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Samsung fixed its fingerprint sensor.

To the left of the home screens you’ll find Samsung’s Flipboard-powered Briefing section. This will act as a central hub for any news you may be interested in. Categories can be selected within its settings and allow you to choose from a set number of topics and sub categories for each topic. Like BlinkFeed, if you’re not into Briefing it can be disabled within the home screen settings.

The Galaxy S6 also features a revamped fingerprint sensor located within its home button. This is a major improvement over the one found on its predecessor in every way. Fingerprints can be added within the Settings app and the process is simple and easy to do. Unlocking the device with a fingerprint is very speedy this time around. Once set up, simply place your finger on top of the home button to unlock the device.

Camera performance

Camera quality between these two devices, may be somewhat subjective depending on the user, but keep in mind that megapixels aren’t everything. Samsung’s 16 megapixel camera features optical image stabilization, while HTC’s One M9 packs a 20.7 megapixel sensor. If you’d like to know more about my opinions on each of these camera, check out the two reviews linked in the description. All of these photos were shot on the same day under the same conditions. Which camera do you think is better? Let me know with a comment below.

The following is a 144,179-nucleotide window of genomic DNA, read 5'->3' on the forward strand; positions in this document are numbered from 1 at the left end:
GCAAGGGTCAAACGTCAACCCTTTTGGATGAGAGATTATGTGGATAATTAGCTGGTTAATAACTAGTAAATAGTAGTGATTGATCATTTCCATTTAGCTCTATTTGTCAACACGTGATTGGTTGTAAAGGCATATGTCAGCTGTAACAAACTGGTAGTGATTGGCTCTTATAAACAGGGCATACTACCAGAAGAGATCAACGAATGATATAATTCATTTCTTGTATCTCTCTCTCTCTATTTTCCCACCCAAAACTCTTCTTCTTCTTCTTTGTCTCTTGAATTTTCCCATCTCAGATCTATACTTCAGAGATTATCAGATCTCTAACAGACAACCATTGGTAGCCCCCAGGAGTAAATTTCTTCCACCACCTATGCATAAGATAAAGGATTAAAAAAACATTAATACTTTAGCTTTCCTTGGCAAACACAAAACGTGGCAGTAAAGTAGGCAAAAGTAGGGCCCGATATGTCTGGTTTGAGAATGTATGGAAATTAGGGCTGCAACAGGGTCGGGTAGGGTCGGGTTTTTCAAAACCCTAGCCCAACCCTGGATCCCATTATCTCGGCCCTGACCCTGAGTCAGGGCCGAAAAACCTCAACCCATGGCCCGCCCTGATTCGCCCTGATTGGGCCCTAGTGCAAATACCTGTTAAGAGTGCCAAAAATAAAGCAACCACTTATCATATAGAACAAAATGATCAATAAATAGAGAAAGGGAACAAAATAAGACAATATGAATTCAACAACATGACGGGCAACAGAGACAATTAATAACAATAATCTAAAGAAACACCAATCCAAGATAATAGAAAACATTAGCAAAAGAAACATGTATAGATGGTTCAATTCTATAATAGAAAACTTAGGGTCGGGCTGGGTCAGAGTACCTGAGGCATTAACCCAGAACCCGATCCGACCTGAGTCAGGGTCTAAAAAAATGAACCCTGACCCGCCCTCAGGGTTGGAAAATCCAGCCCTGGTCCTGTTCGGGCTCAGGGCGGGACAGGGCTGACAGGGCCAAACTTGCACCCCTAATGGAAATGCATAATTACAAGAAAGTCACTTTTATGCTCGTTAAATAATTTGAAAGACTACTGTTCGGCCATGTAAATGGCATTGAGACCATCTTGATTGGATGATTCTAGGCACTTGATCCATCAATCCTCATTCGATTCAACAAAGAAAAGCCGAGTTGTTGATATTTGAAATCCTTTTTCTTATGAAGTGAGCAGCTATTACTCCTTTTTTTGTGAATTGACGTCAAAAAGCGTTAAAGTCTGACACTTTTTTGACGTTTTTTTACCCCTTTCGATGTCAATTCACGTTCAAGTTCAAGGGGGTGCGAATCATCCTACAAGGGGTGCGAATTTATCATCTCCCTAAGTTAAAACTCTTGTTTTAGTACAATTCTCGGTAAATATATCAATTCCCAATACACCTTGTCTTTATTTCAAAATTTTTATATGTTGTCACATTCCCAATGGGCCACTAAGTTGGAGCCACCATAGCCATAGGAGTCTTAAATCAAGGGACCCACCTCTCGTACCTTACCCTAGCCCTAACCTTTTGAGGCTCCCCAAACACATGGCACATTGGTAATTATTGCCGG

Samsung Galaxy S6 gallery (click to enlarge):

Low light performance between these two devices reveals noticeable differences in the camera quality, but I’ll let you be the judge of that. I found that with the One M9, it was harder to snap a decent shot. It has some exposure and focusing issues along with the lack of optical image stabilization, so it took a little longer to take each picture than I experienced with the Galaxy S6. The front facing camera on each device also works well, but there’s really nothing special about either of them.

HTC One M9 gallery (click to enlarge):

As for video performance, both camera shoot up to UHD resolution, but Samsung optical image stabilization makes a big difference. The One M9 has noticeably shaky video when shooting in full resolution. Video from the Galaxy S6 does have a bit of wobble to it, but the optical image stabilization is hard at work here to keep everything from bouncing around too much.

Which one should you buy?


It’s hard to give you a solid answer as to which one of these 2015 flagships is right for you. Both offer their own special features that will fit different types of people. Each device has a very solid build quality, snappy software, and flagship specifications, but which one do you prefer?

That being said, there are some other facts you should consider. Feel free to check out our HTC One M9 review or Samsung Galaxy S6 unboxing and mini review to find out what we think about these 2015 flagship smartphones. Drop us a comment with your thoughts as well.